Thursday, March 30, 2017

Space Launch System (SLS)


SLS, The Next Giant Leap


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Exciting developments at NASA! All images courtesy of NASA.

After years of stagnation, the US Space Program is showing some signs of life again.

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The bottom stage alone dwarfs a human. All images courtesy of NASA.

The Space Launch System (SLS) now is undergoing testing at NASA’s Marshall Space Flight Center in Huntsville, Alabama.


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Testing involves placing stresses on the components. All images courtesy of NASA.

The SLS will pair with the Orion spacecraft to give NASA the ability to get men and women outside of low earth orbit again after an interregnum of almost 50 years.

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Adapters are the key to the SLS. All images courtesy of NASA.

Testing at Marshall is at a serious stage. Engineers have stacked four qualification articles of the upper part of SLS into a 65-foot-tall test stand using more than 3,000 bolts to hold the hardware together. Stress is being applied to make sure the apparatus will withstand the impact of liftoff, space flight, and a return to earth.

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The four different stages are massive. All images courtesy of NASA.

The integrated tests are on four different components that are all connected:
  1. Launch Vehicle Adapter
  2. Frangible Joint Assembly
  3. Interim Cryogenic Propulsion Stage
  4. Orion Stage Adapter
Seriously, they should consider getting a better name for the Frangible Joint Assembly. I know, the engineers don't know from catchy names. Still, if you are going to spend so much money on fancy videos, why not spend five minutes of brainpower on assigning key components with something more interesting than "Frangible Joint Assembly.

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Testing is underway on the different SLS parts. All images courtesy of NASA.

To provide a safety margin, the tests apply stresses of 40% greater than those expected in actual space flight. The stresses are applied by dozens of load pistons.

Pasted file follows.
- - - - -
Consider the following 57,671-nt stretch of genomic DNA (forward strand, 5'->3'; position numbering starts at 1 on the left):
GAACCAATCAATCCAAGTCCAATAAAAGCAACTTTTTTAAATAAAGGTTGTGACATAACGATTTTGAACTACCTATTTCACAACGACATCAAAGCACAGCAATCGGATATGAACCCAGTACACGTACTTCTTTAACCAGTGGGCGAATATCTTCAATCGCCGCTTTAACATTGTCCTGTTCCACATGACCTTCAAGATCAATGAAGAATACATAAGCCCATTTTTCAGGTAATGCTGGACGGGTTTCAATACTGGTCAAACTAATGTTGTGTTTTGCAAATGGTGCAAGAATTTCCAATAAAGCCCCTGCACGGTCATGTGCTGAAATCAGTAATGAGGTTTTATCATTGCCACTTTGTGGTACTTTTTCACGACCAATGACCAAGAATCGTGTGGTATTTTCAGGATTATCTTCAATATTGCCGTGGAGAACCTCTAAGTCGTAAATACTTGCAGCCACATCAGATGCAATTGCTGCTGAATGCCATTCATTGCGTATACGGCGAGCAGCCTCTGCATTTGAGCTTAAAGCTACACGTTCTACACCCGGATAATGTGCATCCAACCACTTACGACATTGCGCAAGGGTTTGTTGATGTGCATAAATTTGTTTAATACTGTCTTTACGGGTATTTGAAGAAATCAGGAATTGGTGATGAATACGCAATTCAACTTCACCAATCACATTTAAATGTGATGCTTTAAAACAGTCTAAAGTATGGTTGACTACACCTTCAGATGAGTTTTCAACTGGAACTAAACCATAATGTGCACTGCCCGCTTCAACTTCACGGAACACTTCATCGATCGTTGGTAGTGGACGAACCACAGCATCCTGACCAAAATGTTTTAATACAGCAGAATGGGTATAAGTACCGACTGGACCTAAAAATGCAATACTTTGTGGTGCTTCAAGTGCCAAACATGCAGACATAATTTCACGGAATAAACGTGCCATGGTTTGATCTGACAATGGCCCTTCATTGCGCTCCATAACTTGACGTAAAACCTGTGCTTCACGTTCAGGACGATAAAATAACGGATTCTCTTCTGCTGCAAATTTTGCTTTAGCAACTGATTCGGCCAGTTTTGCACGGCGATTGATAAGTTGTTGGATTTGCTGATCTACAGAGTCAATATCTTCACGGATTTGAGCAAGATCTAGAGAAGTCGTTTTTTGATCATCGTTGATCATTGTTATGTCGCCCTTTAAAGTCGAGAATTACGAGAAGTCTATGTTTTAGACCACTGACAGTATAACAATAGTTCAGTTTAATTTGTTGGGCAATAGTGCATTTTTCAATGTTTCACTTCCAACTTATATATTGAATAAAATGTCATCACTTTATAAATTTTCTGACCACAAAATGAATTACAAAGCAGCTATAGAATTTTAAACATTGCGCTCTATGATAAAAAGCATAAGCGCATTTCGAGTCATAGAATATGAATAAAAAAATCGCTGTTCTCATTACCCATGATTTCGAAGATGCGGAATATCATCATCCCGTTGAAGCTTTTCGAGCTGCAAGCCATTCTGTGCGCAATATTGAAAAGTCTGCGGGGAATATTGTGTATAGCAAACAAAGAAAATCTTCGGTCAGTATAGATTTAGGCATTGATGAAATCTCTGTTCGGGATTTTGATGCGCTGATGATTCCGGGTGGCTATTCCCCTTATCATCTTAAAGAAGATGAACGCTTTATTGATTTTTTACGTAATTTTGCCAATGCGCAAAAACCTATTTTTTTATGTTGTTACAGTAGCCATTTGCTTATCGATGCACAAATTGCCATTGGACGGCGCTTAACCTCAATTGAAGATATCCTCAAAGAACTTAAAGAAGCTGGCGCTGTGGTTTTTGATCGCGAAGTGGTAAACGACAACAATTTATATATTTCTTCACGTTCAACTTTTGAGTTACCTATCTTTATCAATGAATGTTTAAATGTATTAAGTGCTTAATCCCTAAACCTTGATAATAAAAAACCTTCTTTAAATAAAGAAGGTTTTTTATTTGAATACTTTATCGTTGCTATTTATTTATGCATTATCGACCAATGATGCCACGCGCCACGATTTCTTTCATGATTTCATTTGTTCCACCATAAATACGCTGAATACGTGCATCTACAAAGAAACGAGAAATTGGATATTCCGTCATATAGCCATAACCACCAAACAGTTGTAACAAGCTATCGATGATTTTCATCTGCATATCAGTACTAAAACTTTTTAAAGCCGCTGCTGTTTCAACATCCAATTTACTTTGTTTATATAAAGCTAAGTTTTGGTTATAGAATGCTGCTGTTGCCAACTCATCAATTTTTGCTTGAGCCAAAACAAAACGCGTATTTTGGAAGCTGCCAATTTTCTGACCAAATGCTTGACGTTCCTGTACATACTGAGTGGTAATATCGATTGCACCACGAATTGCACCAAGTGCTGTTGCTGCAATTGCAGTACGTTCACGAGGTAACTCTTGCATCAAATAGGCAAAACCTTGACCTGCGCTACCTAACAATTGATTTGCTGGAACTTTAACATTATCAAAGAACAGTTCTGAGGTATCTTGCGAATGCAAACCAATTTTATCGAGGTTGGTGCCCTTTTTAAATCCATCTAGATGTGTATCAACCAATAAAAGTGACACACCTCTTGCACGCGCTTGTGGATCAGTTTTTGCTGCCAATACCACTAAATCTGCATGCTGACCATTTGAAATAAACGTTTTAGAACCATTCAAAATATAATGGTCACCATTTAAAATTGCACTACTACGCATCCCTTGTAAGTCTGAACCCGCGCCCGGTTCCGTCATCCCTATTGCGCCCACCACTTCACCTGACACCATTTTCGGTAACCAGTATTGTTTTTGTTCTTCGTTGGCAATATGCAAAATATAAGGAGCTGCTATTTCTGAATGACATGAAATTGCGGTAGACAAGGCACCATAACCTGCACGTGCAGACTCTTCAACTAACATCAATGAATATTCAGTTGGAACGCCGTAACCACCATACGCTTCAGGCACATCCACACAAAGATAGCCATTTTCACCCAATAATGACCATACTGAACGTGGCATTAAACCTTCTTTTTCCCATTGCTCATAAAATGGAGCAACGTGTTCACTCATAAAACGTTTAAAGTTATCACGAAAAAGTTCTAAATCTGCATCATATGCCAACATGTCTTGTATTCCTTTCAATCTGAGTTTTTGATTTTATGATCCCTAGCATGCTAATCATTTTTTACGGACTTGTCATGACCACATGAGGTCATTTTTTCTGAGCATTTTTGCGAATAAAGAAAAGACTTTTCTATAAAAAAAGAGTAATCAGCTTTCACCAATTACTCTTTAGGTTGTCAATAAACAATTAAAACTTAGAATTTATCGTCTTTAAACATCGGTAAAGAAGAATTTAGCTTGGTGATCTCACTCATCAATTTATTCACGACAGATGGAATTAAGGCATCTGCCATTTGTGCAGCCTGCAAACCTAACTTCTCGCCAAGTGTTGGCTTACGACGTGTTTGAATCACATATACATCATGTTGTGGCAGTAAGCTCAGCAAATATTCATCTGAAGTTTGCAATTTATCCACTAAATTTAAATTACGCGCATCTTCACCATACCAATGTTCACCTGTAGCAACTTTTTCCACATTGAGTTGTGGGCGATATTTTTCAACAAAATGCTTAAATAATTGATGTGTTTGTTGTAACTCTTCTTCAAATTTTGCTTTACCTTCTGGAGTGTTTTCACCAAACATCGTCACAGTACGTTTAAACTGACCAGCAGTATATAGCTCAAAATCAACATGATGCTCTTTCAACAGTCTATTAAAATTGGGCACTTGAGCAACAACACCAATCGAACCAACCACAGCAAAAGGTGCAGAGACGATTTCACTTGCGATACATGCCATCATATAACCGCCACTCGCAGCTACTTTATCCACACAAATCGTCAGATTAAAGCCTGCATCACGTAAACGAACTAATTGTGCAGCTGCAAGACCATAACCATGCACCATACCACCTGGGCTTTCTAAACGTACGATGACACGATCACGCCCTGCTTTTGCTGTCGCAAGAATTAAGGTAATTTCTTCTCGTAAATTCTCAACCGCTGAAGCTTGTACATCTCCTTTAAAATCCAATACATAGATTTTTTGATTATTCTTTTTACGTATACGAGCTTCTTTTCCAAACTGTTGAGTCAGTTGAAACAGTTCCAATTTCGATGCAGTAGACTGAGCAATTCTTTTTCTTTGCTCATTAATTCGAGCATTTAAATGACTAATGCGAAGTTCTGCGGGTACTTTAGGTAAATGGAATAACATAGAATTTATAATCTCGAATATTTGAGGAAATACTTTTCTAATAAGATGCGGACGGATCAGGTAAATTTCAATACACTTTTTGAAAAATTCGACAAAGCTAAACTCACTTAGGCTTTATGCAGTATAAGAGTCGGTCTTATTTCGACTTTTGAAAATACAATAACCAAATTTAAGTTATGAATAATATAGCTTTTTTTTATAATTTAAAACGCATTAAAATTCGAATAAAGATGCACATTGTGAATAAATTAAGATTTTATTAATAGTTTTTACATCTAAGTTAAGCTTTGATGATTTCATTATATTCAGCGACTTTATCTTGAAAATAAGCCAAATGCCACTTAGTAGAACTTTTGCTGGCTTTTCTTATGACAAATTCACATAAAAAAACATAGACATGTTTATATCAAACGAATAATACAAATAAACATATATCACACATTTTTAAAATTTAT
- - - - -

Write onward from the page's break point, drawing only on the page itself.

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The craft breaks apart during the mission. All images courtesy of NASA.

It is a complicated spacecraft. Just like with ordinary plumbing that connects different sizes of pipes, the setup requires adapters to fit together the different parts of the craft. The Launch Vehicle Stage Adapter, LVSA, connects the SLS core stage and the Interim Cryogenic Propulsion Stage, ICPS. The LVSA test hardware is 26.5 feet tall, with a bottom diameter of 27.5 feet and a top diameter of 16.8 feet. The frangible joint, located between the LVSA and ICPS, is used to separate the two pieces of hardware during flight, allowing the ICPS to provide the thrust to send Orion onto its mission.

The SLS roughly is the size of the Saturn V. All images courtesy of NASA.

Another adapter is the Orion Stage Adapter. This connects the Orion spacecraft to the ICPS. It is 4.8 feet tall, with a 16.8-foot bottom diameter and 18-foot top diameter.

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The SLS looks a bit like the Space Shuttle booster. All images courtesy of NASA.

The Interim Cyrogenic Propulsion Stage (ICPS) is a liquid oxygen/liquid hydrogen-based system that will push Orion beyond the moon before it returns to Earth on the projected first flight of SLS in 2018. This test series aims to simulate that flight. The fuel tanks are filled with nonflammable liquid nitrogen and pressurized with gaseous nitrogen to simulate flight conditions. The nitrogen is chilled to the same temperature as the oxygen and hydrogen under launch conditions.

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The objective is to finally get beyond low earth orbit again. All images courtesy of NASA.

The first integrated flight for SLS and Orion in 2018 will allow NASA to use the lunar vicinity as a proving ground to test systems farther from Earth. The ultimate goal is to demonstrate that Orion can get to a stable orbit in the area of space near the moon. This is a necessary prerequisite to send humans deeper into space. Once this is accomplished, a voyage to Mars becomes a real possibility, perhaps by the 2030s.

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The SLS is nearing completion for actual use. All images courtesy of NASA.

We wish NASA the best in this project. The future of the US Space Program in the 21st Century depends upon it.


Orion already is at an advanced stage of testing, but Orion is useless without the SLS to take it where it needs to go.


2017

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